Kenyan PM says Bashir must stand before ICC, wants apology made to int’l community

The Sudan Tribune The Kenyan Prime Minister Raila Odinga spoke for the first time on the invitation of the Sudanese president Omer Hassan Al-Bashir to the promulgation of Kenya’s new constitution on Friday which has stirred a row both domestically and internationally and shifted focus away from the historic event.

Bashir is wanted by the International Criminal Court (ICC) on charges of genocide, war crimes and crimes against humanity allegedly committed in Sudan’s Western region of Darfur during the conflict which broke out seven years ago.The United Nations estimated in 2008 that 300,00 may have perished in the conflict which also displaced 2.7 millions.

“You know, I’m on record as having said that President Bashir needs to answer for the crimes that were committed under his charge and, if only he has been cleared by the ICC, that he should be allowed to attend any, or other, meetings of heads of state. So, my position has not changed at all,” Odinga told Voice of America (VOA) in an interview.

The Kenyan PM has expressed his support to the ICC case against the Sudanese leader two years ago, making him at odds with other countries in the continent which condemned the warrant citing threat to peace and accusing the court of targeting Africa only in its work.

The East African nation is also under investigation by the Hague Tribunal for the post-election violence in 2007 which erupted after incumbent president Mwai Kibaki was declared the winner of the presidential elections. Odinga’s party of the Orange Democratic Movement (ODM) at the time alleged electoral fraud.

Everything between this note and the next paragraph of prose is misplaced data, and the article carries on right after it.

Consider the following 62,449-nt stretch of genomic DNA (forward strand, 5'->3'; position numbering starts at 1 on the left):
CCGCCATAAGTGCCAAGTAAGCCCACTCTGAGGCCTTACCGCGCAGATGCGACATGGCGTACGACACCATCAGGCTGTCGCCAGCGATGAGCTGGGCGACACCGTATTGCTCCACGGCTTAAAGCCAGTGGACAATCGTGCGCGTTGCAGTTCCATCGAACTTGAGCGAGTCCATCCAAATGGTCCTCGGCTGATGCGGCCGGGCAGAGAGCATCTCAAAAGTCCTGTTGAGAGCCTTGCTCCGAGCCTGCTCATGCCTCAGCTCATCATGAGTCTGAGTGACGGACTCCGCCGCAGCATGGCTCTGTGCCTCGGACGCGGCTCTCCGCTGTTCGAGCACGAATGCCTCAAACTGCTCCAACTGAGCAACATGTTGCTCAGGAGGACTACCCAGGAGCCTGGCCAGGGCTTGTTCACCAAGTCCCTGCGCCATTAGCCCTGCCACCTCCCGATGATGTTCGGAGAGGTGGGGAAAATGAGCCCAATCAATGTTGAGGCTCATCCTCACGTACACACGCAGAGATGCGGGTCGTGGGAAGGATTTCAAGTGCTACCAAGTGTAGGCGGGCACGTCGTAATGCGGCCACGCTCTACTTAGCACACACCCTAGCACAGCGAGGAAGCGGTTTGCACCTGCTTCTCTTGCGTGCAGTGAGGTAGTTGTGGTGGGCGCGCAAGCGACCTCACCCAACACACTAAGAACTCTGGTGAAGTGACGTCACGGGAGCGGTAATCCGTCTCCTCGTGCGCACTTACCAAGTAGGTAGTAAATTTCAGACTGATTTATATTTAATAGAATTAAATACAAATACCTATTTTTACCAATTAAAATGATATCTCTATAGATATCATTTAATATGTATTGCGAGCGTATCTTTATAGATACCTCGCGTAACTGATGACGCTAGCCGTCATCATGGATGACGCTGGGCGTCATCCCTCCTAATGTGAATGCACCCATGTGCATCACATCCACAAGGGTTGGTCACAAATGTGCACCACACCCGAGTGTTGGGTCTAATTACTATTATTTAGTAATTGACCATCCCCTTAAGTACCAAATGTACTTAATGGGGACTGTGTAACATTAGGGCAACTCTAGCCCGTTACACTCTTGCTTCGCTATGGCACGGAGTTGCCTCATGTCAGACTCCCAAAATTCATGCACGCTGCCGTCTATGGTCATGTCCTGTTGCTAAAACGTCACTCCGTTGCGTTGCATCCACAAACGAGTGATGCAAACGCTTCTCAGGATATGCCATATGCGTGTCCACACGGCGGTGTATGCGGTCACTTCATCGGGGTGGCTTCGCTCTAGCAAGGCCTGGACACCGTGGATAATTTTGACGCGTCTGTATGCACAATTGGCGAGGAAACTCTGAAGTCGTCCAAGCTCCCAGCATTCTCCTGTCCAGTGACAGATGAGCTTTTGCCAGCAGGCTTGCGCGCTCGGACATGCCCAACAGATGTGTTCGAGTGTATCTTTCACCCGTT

It is believed that many prominent Kenyan businessmen and politicians played a role in funding and organizing the ethnic violence that rocked the country and killed at least a 1,000 people.

The ICC prosecutor Luis Moreno-Ocampo said that he plans to file his first cases with the judges against perpetrators of Kenyan elections violence later this year which will target no more than six individuals.

Odinga speaking to VOA said that he wants an explanation into circumstances surrounding Bashir’s visit which was kept a secret the whole time by president Kibaki and very few government officials.

“I have said we want a proper explanation as to how this was done and why we were not informed that Mr. Bashir was going to come because we are a partner in a coalition and we had agreed on a list of guests who were supposed to be invited to the ceremony and Bashir was not one of them,” Odinga said.

“Over issues like this there must be proper and thorough consultation before anything like this happens. And, we also want an apology made to the international community, particularly ICC, because we are a signatory and party to the Rome Statute,” he added.

The Kenyan foreign ministry today reiterated its unapologetic position on inviting the Sudanese president saying that regional stability is more important than the country’s obligations under the Rome Statute.

“It is a matter of deep concern that some countries making regrettable remarks about Kenya and who are also members of the UN Security Council have no commitment at all to ICC as they have failed to subscribe to the Rome Statute,” said the ministry in a statement.

Onyonka said the continued existence of a stable and viable economy relied heavily on the stability of Kenya’s neighbours, including Sudan yet he also said that his country “wishes to reaffirm its commitment to the ICC”.

Kenya is a guarantor to the Sudanese peace deal signed in 2005, expected to culminate with a referendum early next year on whether South Sudan should become an independent state